Summary: Inspecting a Cylindrical Part explains the measurements, methods, and inspection tools necessary to confirm that a cylindrical part meets its specifications. A number of instruments have the right amount of sensitivity required to inspect most cylindrical parts, but a CMM is often the most accurate. Inspection starts by measuring each size dimension in two ways: the cross-sectional dimension, or actual local size, at one location along the part and the actual mating envelope (AME) along the part’s entire length. Cylindrical parts are also routinely inspected for certain geometric tolerances.The ways in which a part must be inspected is based largely upon its shape. Thus proper inspection of a cylindrical part requires an understanding of its basic dimensions and tolerances. After the class users should be able to describe best practices for inspecting the complete layout of a cylindrical part.
Summary: Advanced Hole Inspection provides an overview of hole inspection using noncontact instruments. Holes that require a specific type of fit, either clearance, interference, or transition, also require a higher degree of accuracy. Noncontact hole inspection devices provide this, as well as an ability to measure fragile parts and high volumes of parts. These more sophisticated variable hole inspection devices include coordinate measuring machines, measuring microscopes, optical comparators, borescopes, laser systems, and air gages.Job specifications, part dimensions, and feature size all determine which hole inspection device to use on holes requiring a certain fit. Choosing a tool without a high degree of accuracy could result in an out-of-tolerance hole passing inspection. After taking this class, users will be able to describe advanced methods for inspecting hole dimensions and geometric features in a lab setting.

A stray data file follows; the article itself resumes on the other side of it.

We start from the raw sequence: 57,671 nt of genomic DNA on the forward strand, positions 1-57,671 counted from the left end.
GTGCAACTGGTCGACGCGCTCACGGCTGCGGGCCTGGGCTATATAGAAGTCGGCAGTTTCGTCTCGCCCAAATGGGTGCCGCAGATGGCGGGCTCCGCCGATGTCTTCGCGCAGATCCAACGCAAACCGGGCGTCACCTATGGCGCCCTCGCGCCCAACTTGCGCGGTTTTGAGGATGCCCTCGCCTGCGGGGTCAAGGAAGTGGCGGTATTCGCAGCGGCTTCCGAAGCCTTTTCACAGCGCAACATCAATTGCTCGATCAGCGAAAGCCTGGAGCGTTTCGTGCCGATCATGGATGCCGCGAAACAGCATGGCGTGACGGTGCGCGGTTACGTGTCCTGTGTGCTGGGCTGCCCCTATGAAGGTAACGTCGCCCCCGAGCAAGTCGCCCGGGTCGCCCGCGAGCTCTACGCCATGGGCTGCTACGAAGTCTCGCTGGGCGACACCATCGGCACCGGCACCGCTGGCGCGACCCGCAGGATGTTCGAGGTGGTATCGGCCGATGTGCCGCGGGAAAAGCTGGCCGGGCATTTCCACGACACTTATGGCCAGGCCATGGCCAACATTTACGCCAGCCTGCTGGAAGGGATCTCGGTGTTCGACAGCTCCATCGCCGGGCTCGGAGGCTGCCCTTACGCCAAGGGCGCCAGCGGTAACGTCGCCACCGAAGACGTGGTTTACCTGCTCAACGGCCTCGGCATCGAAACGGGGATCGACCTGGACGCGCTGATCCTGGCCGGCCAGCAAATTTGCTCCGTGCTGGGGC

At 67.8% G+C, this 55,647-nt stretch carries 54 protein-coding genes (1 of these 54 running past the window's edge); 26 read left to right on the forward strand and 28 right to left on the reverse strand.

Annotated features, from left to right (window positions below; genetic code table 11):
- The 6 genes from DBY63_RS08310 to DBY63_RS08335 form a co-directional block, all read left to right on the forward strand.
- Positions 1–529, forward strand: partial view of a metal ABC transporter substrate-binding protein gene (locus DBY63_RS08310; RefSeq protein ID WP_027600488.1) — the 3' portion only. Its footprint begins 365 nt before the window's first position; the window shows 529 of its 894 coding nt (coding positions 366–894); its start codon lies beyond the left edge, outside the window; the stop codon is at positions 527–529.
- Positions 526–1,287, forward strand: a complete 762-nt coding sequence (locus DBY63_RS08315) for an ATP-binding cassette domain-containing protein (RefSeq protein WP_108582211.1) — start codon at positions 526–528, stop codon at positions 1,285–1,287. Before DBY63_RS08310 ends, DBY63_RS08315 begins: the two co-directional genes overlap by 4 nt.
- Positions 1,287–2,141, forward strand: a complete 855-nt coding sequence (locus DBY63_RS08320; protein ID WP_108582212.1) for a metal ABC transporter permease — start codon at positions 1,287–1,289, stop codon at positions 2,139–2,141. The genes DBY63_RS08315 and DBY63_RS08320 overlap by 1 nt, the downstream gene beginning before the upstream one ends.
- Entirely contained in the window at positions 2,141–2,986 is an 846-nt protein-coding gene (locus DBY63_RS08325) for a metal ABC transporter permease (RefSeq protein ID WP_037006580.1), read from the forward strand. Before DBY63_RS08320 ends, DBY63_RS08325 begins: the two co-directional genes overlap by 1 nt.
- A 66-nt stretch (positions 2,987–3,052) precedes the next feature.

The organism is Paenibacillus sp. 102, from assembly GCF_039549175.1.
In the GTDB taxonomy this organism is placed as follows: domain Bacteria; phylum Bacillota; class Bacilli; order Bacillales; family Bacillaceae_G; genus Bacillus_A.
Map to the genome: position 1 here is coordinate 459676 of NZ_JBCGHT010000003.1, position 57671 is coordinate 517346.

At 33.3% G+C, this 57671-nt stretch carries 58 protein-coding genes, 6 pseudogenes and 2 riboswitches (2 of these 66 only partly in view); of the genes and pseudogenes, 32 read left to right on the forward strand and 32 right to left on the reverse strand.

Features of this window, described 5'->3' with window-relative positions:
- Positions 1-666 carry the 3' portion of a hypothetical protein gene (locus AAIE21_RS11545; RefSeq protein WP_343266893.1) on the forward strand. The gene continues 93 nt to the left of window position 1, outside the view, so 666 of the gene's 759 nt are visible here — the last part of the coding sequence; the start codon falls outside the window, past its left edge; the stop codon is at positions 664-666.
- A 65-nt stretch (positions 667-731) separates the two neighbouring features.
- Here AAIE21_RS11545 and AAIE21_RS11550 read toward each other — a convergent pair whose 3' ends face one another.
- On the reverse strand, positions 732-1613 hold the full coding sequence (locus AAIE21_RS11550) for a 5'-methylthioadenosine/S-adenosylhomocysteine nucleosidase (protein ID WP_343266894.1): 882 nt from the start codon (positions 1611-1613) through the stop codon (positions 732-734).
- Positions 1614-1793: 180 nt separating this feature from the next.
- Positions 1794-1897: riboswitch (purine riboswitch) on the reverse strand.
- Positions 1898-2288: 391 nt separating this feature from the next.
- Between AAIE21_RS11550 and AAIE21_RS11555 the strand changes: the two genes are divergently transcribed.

Summary: Inspecting with Optical Comparators provides an overview of the optical comparator, which uses optics to project an enlarged, two-dimensional shadow of a part onto a glass screen for measurement of its length, width, and surface. Simple optics display the part upside down and backwards. Corrected optics display the part right side up and backwards. Fully corrected optics yield an image identical to the part orientation. Regardless of type and complexity, all optical comparators measure by comparison, screen rotation, and motion.If optical comparators are properly maintained, measurement error is the result of the operator. By understanding the components and measurement methods of the optical comparator, operators can avoid unwanted variation. Variation in measurement can lead to faulty parts passing inspection and reaching consumers. After completing the class, users will be able to describe best practices for using the optical comparator to inspect parts.